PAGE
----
A 2014 child support lawsuit in New Jersey raised the question of whether an adult child can sue his or her parents for child support. A New Jersey woman attempted to sue her parents after claiming they kicked her out of their home, forcing her to find alternative living arrangements. The truth was that she did not wish to abide by her parents’ rules for living in their home and left voluntarily. A New Jersey judge decreed the woman did not have the right to sue her parents for child support.
In California, the Family Code states that a parent’s fiduciary duty to provide child support lasts until the child’s death, legal emancipation, or marriage, or until the child reaches the age of 18 and is no longer a full-time high school student. It’s possible for a child’s parent to receive support payments until the child is 19 if the child started school late or had to repeat a grade. The court will typically require the non-custodial parent to pay child support, and the legal penalties for missing payments can be severe. It’s possible for a non-custodial parent to lose visitation rights or other custodial privileges if he or she fails to make support payments on time, and unpaid child support may also lead to a civil claim later from the custodial parent.
Suing for Unpaid Child Support
Some divorce provisions may require a parent to pay child support until the child finishes his or her education. This does not mean an adult cannot sue his or her parents for support if he or she decides to attend college or does not wish to remain in the family home. However, an adult child may play an important role in securing unpaid child support payments from an insolvent parent. If a child reaches the age of majority and the custodial parent is struggling due to unpaid child support payments, the child can file a lawsuit on behalf of the custodial parent or testify on behalf of the custodial parent.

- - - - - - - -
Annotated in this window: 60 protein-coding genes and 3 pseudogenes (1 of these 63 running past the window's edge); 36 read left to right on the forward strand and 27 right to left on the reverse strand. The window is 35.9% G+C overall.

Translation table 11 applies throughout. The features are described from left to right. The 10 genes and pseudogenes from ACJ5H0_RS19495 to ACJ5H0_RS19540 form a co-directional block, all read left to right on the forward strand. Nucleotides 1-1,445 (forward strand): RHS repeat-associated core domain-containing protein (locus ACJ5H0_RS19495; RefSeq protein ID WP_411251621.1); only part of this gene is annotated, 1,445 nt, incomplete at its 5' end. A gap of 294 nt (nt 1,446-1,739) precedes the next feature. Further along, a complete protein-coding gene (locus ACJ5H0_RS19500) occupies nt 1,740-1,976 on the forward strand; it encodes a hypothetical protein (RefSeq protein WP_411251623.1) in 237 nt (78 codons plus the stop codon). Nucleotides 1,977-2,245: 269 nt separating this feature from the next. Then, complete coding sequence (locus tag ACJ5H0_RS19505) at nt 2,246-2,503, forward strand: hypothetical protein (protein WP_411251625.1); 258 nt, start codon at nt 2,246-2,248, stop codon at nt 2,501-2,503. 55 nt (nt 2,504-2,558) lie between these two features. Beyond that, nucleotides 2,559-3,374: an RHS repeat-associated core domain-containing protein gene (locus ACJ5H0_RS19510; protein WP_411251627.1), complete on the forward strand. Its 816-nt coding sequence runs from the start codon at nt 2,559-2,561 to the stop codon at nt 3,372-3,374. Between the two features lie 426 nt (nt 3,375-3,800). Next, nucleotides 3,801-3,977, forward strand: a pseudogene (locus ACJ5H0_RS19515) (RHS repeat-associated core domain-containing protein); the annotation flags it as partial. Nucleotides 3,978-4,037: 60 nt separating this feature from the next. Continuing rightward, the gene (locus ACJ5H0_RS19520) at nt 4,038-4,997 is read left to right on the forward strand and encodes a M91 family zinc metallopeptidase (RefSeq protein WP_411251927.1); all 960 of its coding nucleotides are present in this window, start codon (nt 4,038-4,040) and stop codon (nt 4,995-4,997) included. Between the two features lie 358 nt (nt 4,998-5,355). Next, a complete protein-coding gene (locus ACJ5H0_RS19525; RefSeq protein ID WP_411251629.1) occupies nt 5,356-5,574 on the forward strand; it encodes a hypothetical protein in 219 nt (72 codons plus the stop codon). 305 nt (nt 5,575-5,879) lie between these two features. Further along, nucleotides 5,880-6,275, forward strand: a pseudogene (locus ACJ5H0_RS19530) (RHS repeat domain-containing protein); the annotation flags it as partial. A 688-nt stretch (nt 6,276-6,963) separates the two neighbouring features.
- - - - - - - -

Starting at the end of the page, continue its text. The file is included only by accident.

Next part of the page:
It’s vital to remember that a parent who pays child support pays it to the other parent, not the children. If an adult child decides to file a lawsuit against his or her parent for unpaid child support, any monies received through a settlement or case award would go to the other parent, not the child. The only exception would be in the event that the custodial parent died prior to the lawsuit. In this situation, the child would receive the unpaid support as an award to the deceased parent’s estate if the child is a personal representative of the deceased parent’s estate.
Provisions for Children with Disabilities
In a divorce proceeding involving a child or children with disabilities, the court may deem that their care will require support after reaching the age of majority. A custodial parent may continue to receive child support payments from the other parent for a specified period of time or until the child’s condition improves to a certain degree, if possible. Children with incapacitating disabilities may require extensive medical care and supervision well into adulthood, and the court will account for this when making a determination concerning support payments.
Many divorce cases evolve into complex legal battles, and cases involving seriously incapacitated children may take a long time to reach their conclusions. Parents should remember that the court has a duty to rule in the best interests of the child in any divorce case, and this may involve requiring child support payments after a child has reached the age of majority. Anyone with questions about divorce and child support should reach out to an experienced family law attorney.